1. Bird Species
Your flier needs to attract the attention of passersby who are most likely in a hurry, so keep the text simple. Only include essential information; there will be a section to include more detail later. For this reason, a good rule is to limit descriptions of your bird to its species. For example, use hyacinth macaw or cockatiel.
2. Pet’s Name
Enter the name your bird is most likely to answer to. This way, if someone has seen your poster and spots your bird, they can call out the name your bird is used to hearing. If your bird’s full name is Sweet Georgia, but everyone at home calls her “Georgia,” put Georgia on the flier.
3. Date and Location
List a major intersection or a well-known business or street near the location where your bird was last seen. Putting “at his loving family’s home” will not help. Make sure it’s a location that people can recognize and will remember.
Enter any information that you think would be useful in identifying your bird. Include a brief description of species, colors (mutation type, any significant color makings), physical (missing toe, scars), talking ability (phrases your bird regularly says), whether your bird’s wing feathers are trimmed, etc. If your bird has a leg band, include which leg it is on and any numbers or letters on it.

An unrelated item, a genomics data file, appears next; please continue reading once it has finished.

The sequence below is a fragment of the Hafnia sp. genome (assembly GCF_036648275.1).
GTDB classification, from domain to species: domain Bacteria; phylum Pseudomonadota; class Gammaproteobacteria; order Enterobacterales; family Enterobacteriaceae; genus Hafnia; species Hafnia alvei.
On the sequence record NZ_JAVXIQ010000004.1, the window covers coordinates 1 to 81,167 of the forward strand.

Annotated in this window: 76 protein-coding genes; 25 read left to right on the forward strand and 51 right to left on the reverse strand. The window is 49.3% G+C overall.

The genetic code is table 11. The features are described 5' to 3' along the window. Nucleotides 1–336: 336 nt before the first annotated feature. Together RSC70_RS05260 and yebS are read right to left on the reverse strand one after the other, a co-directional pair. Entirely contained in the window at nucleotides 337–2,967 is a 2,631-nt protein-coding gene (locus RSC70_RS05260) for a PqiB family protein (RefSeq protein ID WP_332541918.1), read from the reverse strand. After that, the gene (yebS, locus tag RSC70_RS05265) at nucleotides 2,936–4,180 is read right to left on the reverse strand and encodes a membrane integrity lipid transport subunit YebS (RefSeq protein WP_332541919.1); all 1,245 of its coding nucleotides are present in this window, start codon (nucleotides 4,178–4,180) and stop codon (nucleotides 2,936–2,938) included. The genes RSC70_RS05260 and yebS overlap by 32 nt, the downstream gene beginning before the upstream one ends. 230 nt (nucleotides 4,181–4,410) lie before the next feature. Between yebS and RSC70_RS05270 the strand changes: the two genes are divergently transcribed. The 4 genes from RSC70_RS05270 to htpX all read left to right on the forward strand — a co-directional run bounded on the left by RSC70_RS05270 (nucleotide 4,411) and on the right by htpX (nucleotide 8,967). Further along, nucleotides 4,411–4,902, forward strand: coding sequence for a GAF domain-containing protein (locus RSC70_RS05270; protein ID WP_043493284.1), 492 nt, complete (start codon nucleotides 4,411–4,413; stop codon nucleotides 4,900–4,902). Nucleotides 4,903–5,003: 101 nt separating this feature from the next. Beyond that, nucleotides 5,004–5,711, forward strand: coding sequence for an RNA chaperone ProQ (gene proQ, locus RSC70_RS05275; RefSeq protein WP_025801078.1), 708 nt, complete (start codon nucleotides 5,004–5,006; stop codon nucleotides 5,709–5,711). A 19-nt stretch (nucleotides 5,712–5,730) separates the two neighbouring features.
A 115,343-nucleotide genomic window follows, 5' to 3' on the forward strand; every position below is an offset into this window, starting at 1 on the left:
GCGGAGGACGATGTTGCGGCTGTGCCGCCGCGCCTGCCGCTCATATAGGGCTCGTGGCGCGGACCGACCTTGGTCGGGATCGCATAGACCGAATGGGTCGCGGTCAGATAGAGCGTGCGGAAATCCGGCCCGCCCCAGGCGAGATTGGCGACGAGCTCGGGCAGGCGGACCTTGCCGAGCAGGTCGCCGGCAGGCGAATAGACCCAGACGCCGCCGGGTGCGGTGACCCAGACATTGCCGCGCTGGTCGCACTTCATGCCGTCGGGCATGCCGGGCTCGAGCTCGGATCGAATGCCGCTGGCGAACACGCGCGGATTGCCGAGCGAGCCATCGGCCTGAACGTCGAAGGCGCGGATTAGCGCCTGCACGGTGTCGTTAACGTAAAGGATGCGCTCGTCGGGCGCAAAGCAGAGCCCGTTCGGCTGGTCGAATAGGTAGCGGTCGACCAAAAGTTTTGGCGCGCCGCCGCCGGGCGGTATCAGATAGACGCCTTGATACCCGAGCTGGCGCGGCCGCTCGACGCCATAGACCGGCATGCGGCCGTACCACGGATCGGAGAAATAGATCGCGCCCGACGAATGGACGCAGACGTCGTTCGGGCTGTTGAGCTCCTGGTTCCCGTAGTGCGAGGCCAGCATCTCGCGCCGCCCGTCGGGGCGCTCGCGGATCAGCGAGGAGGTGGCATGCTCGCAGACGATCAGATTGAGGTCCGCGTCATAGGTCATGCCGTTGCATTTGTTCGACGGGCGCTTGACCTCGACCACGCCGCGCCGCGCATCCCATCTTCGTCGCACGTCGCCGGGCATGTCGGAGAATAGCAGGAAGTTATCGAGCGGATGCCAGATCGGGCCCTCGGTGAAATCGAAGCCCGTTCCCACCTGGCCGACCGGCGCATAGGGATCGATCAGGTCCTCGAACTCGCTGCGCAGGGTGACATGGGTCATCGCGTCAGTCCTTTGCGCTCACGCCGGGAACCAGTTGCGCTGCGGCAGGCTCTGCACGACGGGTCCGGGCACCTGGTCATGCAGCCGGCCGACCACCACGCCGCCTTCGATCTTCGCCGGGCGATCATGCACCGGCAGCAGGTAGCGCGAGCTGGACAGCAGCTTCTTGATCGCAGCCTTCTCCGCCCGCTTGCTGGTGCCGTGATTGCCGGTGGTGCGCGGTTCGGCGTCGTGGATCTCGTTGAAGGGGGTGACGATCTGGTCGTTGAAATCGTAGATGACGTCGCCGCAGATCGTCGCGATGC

NOTE: Remember to leave one bit of useful information off of the flier to identify your bird later. For example, if your bird has a missing toenail, don’t specify which one. If someone contacts you and claims they have found your bird, use the information you withheld to verify it. In this case, ask which toenail is missing (right or left foot). This strategy will help protect you against people looking to scam you.
5. Contact Information
For your safety, only include your first name and a telephone number where you can most easily be reached, such as your cell phone. If you check your e-mail frequently, you may also want to include an e-mail address.
If you decide to offer a reward, indicate so on your flier. Never post any amount of reward, as you may just attract scammers looking for money.
Upload a recent photo of your bird. Make sure that the photo shows your bird’s entire profile so that people can easily identify him or her. If you don’t have a digital photo to upload print out the final flier and paste a photo on before photocopying.
8. Final Touches
Once you’ve completed and printed your Lost Bird Flier, there is one more thing you can do to ensure that your sign gets noticed. Attach your new 8 1/2-inch by 11-inch flier to a larger piece of colored poster board. Fluorescent colors work best and will ensure that as many people as possible know to keep an eye out for your missing bird.
Also be aware that some communities, such as gated communities and those with homeowner associations, may prohibit posting fliers or have restrictions on where they can be posted. In these areas, contact the homeowner’s association for its specific guidelines. Assure them that you will take down the fliers when your bird is found or within a reasonable amount of time.
Now that you have your BirdChannel.com flier, remember, the most important part of any search for a missing bird is being persistent and never giving up hope. Good luck!